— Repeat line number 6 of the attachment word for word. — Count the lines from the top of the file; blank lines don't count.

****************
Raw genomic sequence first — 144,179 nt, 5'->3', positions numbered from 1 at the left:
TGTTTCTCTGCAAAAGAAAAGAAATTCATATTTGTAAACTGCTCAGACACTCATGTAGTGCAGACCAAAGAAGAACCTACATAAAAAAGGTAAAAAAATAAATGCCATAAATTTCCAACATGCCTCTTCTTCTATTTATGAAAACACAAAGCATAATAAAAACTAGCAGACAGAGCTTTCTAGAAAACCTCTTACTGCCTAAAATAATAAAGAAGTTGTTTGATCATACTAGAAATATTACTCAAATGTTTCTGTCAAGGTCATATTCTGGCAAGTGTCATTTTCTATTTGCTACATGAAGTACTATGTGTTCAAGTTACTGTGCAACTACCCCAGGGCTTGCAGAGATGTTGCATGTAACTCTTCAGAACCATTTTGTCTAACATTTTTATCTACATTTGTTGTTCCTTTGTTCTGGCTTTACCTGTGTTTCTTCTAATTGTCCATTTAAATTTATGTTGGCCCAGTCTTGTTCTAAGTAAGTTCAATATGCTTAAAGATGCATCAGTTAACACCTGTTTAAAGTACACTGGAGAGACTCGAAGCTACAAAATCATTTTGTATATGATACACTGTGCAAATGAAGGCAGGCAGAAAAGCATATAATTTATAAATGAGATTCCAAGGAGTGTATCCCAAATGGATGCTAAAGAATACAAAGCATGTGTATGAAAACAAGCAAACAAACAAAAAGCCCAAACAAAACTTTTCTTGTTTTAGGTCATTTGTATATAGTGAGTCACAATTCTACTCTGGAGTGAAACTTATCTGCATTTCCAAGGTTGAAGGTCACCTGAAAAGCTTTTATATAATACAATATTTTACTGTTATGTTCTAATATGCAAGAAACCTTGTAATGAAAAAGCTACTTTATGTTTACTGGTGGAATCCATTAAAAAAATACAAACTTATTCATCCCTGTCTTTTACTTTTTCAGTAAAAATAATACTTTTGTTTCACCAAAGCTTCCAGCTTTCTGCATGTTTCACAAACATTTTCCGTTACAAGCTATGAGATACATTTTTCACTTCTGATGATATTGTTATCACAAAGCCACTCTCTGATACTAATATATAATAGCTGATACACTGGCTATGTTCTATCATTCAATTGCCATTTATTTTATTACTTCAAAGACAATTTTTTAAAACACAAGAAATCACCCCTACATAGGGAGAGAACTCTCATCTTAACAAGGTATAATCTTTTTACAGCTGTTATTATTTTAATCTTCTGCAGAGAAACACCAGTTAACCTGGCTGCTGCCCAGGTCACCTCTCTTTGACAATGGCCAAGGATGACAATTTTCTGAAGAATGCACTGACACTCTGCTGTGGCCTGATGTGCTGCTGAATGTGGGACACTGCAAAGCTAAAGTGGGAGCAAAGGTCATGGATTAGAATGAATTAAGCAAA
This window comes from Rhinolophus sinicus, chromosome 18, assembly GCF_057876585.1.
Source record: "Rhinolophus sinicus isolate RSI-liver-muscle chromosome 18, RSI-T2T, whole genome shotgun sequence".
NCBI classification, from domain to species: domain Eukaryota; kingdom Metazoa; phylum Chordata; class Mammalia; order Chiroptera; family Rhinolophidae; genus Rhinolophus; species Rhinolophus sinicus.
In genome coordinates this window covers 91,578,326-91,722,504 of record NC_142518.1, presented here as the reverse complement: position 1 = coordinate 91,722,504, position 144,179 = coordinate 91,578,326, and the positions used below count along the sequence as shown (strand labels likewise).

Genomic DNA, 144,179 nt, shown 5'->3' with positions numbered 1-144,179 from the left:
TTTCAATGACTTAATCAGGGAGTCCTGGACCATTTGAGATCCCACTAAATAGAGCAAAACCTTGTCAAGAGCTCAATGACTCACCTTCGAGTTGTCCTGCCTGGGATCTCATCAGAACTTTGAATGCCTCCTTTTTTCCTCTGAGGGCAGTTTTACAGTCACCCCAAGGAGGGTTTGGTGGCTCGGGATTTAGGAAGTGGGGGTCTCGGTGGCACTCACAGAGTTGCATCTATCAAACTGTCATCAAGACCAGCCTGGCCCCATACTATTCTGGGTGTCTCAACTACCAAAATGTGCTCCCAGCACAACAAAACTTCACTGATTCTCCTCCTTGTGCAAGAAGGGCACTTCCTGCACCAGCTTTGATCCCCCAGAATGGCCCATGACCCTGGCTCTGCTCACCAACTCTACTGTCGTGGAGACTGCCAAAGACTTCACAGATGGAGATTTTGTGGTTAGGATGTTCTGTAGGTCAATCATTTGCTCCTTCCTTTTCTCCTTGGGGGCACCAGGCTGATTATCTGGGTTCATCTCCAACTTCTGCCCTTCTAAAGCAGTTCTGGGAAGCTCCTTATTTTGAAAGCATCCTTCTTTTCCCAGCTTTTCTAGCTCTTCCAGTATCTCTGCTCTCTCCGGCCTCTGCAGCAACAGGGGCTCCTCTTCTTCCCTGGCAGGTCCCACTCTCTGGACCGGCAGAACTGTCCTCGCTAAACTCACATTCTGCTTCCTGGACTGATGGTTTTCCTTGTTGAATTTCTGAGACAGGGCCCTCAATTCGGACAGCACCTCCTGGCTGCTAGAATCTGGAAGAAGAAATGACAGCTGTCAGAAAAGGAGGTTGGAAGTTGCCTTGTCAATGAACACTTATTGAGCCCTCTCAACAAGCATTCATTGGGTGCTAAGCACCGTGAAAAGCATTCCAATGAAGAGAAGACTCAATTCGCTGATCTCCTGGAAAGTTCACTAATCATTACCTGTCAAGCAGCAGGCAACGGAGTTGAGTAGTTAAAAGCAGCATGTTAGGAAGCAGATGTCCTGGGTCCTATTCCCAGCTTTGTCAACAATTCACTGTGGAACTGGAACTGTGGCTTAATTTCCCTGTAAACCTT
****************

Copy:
In genome coordinates this window covers 91,578,326-91,722,504 of record NC_142518.1, presented here as the reverse complement: position 1 = coordinate 91,722,504, position 144,179 = coordinate 91,578,326, and the positions used below count along the sequence as shown (strand labels likewise).